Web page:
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Coronavirus: Electronic bracelet quarantine pilot ends successfully

The Health Ministry has expressed immediate demand to help ease restrictions.

The pilot program for the coronavirus electronic bracelet, designed to monitor quarantined Israelis who landed back in the country, concluded on Friday and was deemed a success, the company behind the bracelet announced in a statement.

Israel’s SuperCom had launched the pilot on Monday as a means of ensuring Israelis quarantine themselves after landing back in the country due to concern they might have been exposed to COVID-19 during their time overseas.

The pilot program saw Israelis arriving at Ben-Gurion Airport offered the PureTag bracelet and PureCare smartphone ahead of their required 10-14 day at-home isolation. Agreeing to wear the bracelet enabled the returnees to quarantine at home as opposed to a government-run coronavirus hotel.

The bracelet cannot monitor any details about the person wearing it, except whether they are complying with their quarantine, SuperCom president and CEO Ordan Trabelsi said ahead of the pilot program’s launch.

Should the quarantine be violated, the bracelets won’t track their location once they leave their home but will only alert authorities that the person has left the confined area they were supposed to remain through the duration of the quarantine. According to the company, the bracelets were in high demand, with over 91% of travelers arriving at the airport opting for the program.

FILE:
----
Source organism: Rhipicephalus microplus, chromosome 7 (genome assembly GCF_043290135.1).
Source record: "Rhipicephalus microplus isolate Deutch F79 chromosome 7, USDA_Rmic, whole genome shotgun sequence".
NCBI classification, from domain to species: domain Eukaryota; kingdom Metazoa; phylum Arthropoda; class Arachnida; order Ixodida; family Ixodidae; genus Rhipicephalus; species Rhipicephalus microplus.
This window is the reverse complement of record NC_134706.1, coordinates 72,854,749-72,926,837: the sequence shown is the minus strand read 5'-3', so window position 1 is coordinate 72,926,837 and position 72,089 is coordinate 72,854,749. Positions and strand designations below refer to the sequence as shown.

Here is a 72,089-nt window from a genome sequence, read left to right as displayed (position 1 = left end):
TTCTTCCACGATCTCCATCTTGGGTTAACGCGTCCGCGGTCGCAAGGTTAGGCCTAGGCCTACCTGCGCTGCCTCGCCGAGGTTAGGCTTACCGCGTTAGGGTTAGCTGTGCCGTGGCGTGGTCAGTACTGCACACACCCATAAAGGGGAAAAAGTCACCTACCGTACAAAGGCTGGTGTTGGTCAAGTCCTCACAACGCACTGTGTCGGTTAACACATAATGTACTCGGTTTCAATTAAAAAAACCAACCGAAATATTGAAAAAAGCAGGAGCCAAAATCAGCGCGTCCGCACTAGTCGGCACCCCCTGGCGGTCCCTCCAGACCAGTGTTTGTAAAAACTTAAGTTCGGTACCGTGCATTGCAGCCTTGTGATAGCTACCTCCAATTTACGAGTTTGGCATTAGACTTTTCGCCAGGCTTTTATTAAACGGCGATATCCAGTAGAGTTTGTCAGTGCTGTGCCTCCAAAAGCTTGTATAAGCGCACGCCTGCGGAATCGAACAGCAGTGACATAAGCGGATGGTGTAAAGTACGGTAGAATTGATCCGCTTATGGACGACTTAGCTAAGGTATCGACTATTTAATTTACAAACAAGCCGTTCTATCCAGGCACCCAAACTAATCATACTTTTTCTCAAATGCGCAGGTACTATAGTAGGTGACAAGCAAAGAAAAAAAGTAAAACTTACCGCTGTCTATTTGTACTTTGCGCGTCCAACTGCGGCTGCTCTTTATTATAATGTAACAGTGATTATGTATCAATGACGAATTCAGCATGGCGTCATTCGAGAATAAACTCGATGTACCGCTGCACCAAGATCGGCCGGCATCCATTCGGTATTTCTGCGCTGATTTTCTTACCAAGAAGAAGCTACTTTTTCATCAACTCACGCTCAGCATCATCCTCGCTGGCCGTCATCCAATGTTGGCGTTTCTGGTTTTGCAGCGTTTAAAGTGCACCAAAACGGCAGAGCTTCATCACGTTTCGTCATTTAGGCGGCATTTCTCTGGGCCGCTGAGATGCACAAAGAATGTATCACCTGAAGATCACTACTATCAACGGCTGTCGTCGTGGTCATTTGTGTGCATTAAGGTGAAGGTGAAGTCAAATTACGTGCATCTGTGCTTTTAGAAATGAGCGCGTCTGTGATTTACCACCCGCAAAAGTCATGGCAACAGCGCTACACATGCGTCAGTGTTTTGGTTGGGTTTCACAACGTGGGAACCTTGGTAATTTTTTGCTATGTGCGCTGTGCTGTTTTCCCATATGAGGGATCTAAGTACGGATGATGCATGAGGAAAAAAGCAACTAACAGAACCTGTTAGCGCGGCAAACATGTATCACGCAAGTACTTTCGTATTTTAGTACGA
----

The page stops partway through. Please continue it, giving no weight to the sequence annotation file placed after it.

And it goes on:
Reception from the program was positive, and was accompanied by a high satisfaction rate. As a result, the Health Ministry has expressed immediate demand for the bracelet in order to aid in the country’s easing of COVID-19 lockdown restrictions. This includes plans to increase the amount of Israelis able to return to the country for abroad, many of whom are not vaccinated and will need to isolate. 

And Israel isn’t alone in being interested in SuperCom’s bracelets, with the company reporting interest from multiple nations worldwide. As a result, the company has expanded its production capacity to over 20,000 units per month.

“We are very pleased with this pilot, utilizing our proprietary technology with people under home-quarantine in Israel, and we are proud to help Israel validate an important strategy to help mitigate the spread of the coronavirus,” Trabelsi explained, adding that other nations are welcome to run their own pilot programs as well.

Rossella Tercatin and Jerusalem Post Staff contributed to this report.

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